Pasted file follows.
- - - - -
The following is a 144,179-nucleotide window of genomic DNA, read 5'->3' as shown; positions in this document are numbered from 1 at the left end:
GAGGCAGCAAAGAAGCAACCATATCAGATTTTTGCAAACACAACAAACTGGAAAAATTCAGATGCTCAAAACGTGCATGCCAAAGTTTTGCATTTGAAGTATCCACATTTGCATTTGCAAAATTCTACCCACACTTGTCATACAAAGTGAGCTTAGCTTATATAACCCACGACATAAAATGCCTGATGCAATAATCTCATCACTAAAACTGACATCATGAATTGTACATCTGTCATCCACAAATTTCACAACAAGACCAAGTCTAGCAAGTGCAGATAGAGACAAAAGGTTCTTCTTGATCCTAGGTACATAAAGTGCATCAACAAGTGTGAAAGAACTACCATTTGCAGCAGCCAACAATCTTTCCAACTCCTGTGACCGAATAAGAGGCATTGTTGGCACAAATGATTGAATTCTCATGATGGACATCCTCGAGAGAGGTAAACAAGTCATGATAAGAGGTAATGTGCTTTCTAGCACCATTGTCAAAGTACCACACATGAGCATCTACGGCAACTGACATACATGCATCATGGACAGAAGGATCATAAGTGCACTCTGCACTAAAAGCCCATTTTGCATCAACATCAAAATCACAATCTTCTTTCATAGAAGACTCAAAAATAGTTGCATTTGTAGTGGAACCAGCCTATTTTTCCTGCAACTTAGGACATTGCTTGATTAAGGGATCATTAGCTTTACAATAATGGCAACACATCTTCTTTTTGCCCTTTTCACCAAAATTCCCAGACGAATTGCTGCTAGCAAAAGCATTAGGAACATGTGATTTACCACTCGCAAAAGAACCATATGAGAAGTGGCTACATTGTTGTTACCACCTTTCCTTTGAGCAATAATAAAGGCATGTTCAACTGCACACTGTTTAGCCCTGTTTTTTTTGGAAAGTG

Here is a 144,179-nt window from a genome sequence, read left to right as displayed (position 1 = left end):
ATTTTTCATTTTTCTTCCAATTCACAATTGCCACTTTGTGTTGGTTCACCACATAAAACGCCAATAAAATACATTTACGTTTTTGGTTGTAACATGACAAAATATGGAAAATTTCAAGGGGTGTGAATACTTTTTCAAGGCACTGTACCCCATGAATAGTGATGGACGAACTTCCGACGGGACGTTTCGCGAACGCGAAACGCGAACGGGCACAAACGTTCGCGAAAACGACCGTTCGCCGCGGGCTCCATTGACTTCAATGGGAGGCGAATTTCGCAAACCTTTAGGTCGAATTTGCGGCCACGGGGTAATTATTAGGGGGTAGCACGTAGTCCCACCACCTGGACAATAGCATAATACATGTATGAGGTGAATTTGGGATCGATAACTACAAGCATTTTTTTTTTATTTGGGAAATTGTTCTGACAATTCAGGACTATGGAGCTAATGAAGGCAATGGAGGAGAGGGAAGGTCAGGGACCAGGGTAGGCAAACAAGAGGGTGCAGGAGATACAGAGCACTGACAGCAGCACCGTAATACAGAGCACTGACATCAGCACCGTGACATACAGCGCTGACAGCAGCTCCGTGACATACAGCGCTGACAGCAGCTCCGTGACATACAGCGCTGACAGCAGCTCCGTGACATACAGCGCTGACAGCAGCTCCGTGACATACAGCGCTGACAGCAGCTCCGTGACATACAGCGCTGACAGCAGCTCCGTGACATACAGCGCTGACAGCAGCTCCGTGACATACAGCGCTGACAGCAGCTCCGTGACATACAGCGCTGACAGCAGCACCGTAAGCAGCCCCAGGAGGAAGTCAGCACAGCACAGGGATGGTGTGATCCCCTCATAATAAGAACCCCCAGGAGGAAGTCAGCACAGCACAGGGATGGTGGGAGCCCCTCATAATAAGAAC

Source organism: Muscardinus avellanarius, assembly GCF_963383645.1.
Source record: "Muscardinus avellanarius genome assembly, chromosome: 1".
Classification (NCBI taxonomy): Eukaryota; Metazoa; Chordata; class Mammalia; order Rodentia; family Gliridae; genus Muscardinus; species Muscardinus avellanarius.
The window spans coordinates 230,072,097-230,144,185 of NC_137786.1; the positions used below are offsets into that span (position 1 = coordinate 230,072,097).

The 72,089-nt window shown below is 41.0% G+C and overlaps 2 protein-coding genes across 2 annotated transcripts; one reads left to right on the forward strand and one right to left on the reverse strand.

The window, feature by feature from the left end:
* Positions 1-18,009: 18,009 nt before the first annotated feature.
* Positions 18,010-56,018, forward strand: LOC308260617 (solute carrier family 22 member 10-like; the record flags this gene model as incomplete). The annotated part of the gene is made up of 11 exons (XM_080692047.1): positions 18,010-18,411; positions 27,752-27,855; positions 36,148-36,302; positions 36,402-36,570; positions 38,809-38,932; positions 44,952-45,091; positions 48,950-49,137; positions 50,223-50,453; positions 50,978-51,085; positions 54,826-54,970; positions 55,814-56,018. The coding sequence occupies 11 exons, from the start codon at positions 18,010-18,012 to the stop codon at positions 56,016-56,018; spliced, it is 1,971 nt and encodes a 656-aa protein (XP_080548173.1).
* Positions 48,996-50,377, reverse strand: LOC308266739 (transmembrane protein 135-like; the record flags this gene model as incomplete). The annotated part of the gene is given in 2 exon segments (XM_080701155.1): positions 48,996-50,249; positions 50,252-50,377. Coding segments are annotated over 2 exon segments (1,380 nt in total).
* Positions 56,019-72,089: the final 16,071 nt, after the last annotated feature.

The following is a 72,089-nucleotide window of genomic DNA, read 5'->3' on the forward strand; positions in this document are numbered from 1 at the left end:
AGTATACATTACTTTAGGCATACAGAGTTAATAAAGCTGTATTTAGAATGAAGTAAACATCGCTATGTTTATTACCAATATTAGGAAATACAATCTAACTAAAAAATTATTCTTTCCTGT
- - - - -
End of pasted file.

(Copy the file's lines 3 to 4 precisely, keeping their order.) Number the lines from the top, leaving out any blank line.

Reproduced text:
Here is a 144,179-nt window from a genome sequence, read left to right as displayed (position 1 = left end):
ATTTTTCATTTTTCTTCCAATTCACAATTGCCACTTTGTGTTGGTTCACCACATAAAACGCCAATAAAATACATTTACGTTTTTGGTTGTAACATGACAAAATATGGAAAATTTCAAGGGGTGTGAATACTTTTTCAAGGCACTGTACCCCATGAATAGTGATGGACGAACTTCCGACGGGACGTTTCGCGAACGCGAAACGCGAACGGGCACAAACGTTCGCGAAAACGACCGTTCGCCGCGGGCTCCATTGACTTCAATGGGAGGCGAATTTCGCAAACCTTTAGGTCGAATTTGCGGCCACGGGGTAATTATTAGGGGGTAGCACGTAGTCCCACCACCTGGACAATAGCATAATACATGTATGAGGTGAATTTGGGATCGATAACTACAAGCATTTTTTTTTTATTTGGGAAATTGTTCTGACAATTCAGGACTATGGAGCTAATGAAGGCAATGGAGGAGAGGGAAGGTCAGGGACCAGGGTAGGCAAACAAGAGGGTGCAGGAGATACAGAGCACTGACAGCAGCACCGTAATACAGAGCACTGACATCAGCACCGTGACATACAGCGCTGACAGCAGCTCCGTGACATACAGCGCTGACAGCAGCTCCGTGACATACAGCGCTGACAGCAGCTCCGTGACATACAGCGCTGACAGCAGCTCCGTGACATACAGCGCTGACAGCAGCTCCGTGACATACAGCGCTGACAGCAGCTCCGTGACATACAGCGCTGACAGCAGCTCCGTGACATACAGCGCTGACAGCAGCTCCGTGACATACAGCGCTGACAGCAGCACCGTAAGCAGCCCCAGGAGGAAGTCAGCACAGCACAGGGATGGTGTGATCCCCTCATAATAAGAACCCCCAGGAGGAAGTCAGCACAGCACAGGGATGGTGGGAGCCCCTCATAATAAGAAC